Anyway, when we moved over to doing the floor poses the girl next to me fell asleep on her mat! It was 40 degrees in the room, and we were given a 10 seconds rest. And just like that –she was sound asleep! The teacher came to wake her up, so which she seemed ashamed of and apologized for, however, one pose down later and we were given 10 seconds to lie down in savasana relaxing pose, and we had lost her again!

For me, who are experiencing serious sleeping problems from time to time (it goes in phases, sometimes I don’t get any sleep at night for 5 night in a row) and find it extremely hard to relax and especially fall asleep, someone who can fall asleep just like that –when it’s 40 degrees in the room and you’re taking a yoga class –is quite impressive.

Then again, I wouldn’t want to spend xxxx rmb on my yoga membership card and sleep my way through classes.

Monday, May 16, 2011

钱多多 -lighthearted take on a heavy issue

Excuse my lack of blogging, but this time it actually wasn’t by choice: blogspot was down most of Friday, so it was hard to blog. Maybe it was for the better, though, because last week was crazy busy. I think I’ve spent a maximum of 7 hours/home per day, and that includes sleeping.

On Thursday night a Chinese friend of mine took me to the theatre to watch a Chinese play. She’s married to a laowai, and his Mandarin is very good. For some strange reason, she believes that my Chinese is almost as good. So one day she said:

-Hey, you should join me to the theatre and watch a Chinese drama! I often take my husband and he enjoys it. When your level of Chinese is so good it’s a shame if you miss out on the local goodies.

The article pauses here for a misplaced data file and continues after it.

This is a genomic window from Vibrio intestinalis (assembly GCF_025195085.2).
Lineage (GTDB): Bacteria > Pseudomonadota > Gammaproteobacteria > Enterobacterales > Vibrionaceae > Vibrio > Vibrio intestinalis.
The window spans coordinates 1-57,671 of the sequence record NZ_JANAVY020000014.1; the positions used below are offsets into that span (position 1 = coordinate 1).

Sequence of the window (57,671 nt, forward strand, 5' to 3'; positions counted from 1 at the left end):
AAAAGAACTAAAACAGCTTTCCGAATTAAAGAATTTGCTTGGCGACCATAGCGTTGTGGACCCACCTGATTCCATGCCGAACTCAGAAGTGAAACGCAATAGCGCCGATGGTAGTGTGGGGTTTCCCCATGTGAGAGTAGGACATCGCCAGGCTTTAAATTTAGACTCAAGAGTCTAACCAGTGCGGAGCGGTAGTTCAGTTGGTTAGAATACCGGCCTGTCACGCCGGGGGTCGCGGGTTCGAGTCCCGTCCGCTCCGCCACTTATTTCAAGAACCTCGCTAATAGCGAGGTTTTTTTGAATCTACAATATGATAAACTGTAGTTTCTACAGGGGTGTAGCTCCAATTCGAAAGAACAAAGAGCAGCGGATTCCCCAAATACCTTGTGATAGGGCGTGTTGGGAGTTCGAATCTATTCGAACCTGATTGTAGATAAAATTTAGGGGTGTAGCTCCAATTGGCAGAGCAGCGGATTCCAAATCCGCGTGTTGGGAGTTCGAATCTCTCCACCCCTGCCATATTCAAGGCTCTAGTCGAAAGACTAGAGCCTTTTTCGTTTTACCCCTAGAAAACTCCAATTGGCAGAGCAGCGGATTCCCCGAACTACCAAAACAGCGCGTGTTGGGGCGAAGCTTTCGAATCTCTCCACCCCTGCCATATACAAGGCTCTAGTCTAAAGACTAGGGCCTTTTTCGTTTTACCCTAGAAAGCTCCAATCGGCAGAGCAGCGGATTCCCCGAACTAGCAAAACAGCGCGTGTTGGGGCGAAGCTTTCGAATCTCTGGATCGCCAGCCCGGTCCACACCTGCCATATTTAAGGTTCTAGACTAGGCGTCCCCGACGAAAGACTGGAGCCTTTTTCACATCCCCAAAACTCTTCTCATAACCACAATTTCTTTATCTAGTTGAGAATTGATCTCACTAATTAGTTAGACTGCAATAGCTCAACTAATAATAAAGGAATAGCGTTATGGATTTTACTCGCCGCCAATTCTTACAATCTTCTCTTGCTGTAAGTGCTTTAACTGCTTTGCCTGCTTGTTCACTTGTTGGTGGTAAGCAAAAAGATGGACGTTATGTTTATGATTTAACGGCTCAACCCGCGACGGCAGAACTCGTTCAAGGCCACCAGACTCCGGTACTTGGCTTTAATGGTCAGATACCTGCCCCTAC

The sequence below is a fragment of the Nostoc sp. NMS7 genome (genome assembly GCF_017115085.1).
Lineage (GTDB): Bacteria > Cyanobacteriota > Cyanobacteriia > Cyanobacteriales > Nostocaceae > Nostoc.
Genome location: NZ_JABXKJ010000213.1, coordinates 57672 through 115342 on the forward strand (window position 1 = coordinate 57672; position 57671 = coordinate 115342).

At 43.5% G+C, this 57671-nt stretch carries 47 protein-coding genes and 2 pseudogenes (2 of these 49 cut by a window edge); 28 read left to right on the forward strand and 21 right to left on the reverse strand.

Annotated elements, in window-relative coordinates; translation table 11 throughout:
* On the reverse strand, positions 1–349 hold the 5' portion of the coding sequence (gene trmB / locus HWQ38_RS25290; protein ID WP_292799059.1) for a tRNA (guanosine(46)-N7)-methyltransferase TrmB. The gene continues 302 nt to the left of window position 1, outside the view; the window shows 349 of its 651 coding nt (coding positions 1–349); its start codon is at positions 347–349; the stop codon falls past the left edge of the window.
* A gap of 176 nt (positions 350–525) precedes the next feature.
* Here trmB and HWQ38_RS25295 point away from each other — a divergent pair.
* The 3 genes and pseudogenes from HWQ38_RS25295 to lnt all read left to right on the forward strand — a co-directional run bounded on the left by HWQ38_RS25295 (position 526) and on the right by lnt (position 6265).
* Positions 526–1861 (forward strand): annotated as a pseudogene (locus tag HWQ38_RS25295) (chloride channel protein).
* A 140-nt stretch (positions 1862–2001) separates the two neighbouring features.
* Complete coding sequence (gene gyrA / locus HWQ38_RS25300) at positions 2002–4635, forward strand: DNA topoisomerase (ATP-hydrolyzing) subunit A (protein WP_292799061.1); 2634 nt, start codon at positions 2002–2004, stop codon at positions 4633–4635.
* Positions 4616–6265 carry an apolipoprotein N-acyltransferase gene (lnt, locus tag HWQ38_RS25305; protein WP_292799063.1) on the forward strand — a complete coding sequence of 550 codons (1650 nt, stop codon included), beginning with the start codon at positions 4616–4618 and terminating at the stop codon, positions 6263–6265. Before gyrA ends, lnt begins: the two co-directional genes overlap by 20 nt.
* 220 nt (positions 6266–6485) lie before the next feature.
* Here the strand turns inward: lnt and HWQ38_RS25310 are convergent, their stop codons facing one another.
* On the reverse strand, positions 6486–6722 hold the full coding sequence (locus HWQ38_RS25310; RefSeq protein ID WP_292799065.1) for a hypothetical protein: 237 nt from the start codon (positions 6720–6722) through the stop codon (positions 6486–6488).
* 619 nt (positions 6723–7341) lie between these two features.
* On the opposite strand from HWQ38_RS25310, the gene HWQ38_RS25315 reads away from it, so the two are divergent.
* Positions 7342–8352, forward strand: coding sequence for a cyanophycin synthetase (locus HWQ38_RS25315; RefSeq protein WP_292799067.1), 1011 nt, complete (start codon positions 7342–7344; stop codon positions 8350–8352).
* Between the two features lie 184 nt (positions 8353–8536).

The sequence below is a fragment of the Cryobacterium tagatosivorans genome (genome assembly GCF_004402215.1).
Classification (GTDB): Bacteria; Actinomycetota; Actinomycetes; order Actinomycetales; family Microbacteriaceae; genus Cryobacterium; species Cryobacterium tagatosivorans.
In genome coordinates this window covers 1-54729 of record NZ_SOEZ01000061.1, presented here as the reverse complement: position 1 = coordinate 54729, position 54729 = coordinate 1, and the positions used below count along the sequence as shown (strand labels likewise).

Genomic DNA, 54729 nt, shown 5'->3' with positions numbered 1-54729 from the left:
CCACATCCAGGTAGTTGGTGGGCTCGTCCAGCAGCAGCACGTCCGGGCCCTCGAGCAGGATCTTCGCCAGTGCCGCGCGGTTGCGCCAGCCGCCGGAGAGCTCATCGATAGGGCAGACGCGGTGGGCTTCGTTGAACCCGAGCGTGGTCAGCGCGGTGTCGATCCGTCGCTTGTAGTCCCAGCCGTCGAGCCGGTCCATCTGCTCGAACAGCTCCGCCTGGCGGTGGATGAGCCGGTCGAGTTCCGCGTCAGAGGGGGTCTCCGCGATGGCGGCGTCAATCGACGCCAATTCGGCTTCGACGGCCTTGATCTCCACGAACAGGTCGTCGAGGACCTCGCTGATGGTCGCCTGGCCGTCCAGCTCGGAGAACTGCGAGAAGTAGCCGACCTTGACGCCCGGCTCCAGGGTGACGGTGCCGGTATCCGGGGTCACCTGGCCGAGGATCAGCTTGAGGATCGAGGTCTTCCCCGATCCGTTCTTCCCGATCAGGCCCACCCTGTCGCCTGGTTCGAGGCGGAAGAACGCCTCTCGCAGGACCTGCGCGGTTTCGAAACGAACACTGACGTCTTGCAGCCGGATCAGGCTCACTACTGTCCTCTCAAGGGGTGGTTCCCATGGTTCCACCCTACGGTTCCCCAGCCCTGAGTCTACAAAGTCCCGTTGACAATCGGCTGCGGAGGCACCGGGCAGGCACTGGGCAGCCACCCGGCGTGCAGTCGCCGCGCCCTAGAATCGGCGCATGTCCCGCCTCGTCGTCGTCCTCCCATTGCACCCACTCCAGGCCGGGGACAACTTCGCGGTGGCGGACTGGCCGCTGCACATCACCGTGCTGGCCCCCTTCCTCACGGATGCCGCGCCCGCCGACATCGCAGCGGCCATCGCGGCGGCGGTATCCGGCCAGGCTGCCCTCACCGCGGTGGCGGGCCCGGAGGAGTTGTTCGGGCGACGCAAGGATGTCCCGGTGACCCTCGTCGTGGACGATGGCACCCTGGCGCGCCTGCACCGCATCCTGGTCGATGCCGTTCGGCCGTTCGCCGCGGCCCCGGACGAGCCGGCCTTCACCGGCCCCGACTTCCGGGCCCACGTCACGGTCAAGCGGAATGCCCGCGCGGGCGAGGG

I could not have agreed more (about it being a shame if I’m missing out, not so much about my language skills) and decided to give it a go and join her.

We went to 上海话剧艺术中心 (Shanghai Drama Art Centre) to watch a play called 钱多多 (it basically means “a great deal of money” but the name was also similar to the name of the girl in the play). It was about a Chinese woman, who was about to turn 30 and who still wasn’t married. Everyone around her (especially her mom) kept telling her that she had to find a guy and get hitched, before it was too late.

It was such a great play! First of all, I didn’t know that the quality of local acting was so good over here (really, it was fantastic), and second of all, I had no idea that the Chinese could have so much self-irony to make something so serious (marriage in China) so much fun (this was a humorous play, that made fun of everything from a nagging mother to some eager, but-oh-so-annoying-bachelors). My friend and I were laughing out loud (she even more so than me, as I didn’t get every single joke -there was a lot of referral to internet slang, TV shows and such).